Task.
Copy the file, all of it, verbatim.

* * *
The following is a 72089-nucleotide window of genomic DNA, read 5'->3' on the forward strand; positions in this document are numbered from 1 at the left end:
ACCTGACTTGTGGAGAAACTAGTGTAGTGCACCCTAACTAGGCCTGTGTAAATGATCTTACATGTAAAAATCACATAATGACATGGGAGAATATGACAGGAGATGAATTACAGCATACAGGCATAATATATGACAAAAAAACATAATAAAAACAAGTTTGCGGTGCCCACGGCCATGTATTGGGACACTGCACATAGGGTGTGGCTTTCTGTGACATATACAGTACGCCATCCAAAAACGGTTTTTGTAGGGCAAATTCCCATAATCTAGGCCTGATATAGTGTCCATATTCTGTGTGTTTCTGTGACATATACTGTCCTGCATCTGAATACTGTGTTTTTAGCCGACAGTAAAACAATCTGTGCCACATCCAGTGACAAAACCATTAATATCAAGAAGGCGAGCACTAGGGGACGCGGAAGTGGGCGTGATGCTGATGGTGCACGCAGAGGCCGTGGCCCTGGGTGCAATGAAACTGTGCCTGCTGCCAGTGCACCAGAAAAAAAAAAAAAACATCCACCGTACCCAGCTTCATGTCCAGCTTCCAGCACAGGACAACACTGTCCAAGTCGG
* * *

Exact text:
The following is a 72089-nucleotide window of genomic DNA, read 5'->3' on the forward strand; positions in this document are numbered from 1 at the left end:
ACCTGACTTGTGGAGAAACTAGTGTAGTGCACCCTAACTAGGCCTGTGTAAATGATCTTACATGTAAAAATCACATAATGACATGGGAGAATATGACAGGAGATGAATTACAGCATACAGGCATAATATATGACAAAAAAACATAATAAAAACAAGTTTGCGGTGCCCACGGCCATGTATTGGGACACTGCACATAGGGTGTGGCTTTCTGTGACATATACAGTACGCCATCCAAAAACGGTTTTTGTAGGGCAAATTCCCATAATCTAGGCCTGATATAGTGTCCATATTCTGTGTGTTTCTGTGACATATACTGTCCTGCATCTGAATACTGTGTTTTTAGCCGACAGTAAAACAATCTGTGCCACATCCAGTGACAAAACCATTAATATCAAGAAGGCGAGCACTAGGGGACGCGGAAGTGGGCGTGATGCTGATGGTGCACGCAGAGGCCGTGGCCCTGGGTGCAATGAAACTGTGCCTGCTGCCAGTGCACCAGAAAAAAAAAAAAAACATCCACCGTACCCAGCTTCATGTCCAGCTTCCAGCACAGGACAACACTGTCCAAGTCGG